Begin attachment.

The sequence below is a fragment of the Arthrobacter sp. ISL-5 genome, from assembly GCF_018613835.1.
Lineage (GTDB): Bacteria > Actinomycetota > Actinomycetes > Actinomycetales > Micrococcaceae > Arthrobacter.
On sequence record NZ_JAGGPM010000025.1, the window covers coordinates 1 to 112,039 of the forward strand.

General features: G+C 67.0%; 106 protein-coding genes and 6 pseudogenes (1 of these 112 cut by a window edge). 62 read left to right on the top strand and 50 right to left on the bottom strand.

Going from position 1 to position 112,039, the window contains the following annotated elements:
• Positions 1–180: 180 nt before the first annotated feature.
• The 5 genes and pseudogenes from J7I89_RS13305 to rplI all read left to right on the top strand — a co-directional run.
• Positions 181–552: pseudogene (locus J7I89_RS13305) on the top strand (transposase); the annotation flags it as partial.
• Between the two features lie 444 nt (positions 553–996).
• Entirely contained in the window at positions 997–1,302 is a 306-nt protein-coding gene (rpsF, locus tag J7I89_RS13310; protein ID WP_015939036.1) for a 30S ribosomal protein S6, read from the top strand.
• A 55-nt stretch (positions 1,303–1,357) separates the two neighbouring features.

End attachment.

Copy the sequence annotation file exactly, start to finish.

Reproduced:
The sequence below is a fragment of the Arthrobacter sp. ISL-5 genome, from assembly GCF_018613835.1.
Lineage (GTDB): Bacteria > Actinomycetota > Actinomycetes > Actinomycetales > Micrococcaceae > Arthrobacter.
On sequence record NZ_JAGGPM010000025.1, the window covers coordinates 1 to 112,039 of the forward strand.

General features: G+C 67.0%; 106 protein-coding genes and 6 pseudogenes (1 of these 112 cut by a window edge). 62 read left to right on the top strand and 50 right to left on the bottom strand.

Going from position 1 to position 112,039, the window contains the following annotated elements:
• Positions 1–180: 180 nt before the first annotated feature.
• The 5 genes and pseudogenes from J7I89_RS13305 to rplI all read left to right on the top strand — a co-directional run.
• Positions 181–552: pseudogene (locus J7I89_RS13305) on the top strand (transposase); the annotation flags it as partial.
• Between the two features lie 444 nt (positions 553–996).
• Entirely contained in the window at positions 997–1,302 is a 306-nt protein-coding gene (rpsF, locus tag J7I89_RS13310; protein ID WP_015939036.1) for a 30S ribosomal protein S6, read from the top strand.
• A 55-nt stretch (positions 1,303–1,357) separates the two neighbouring features.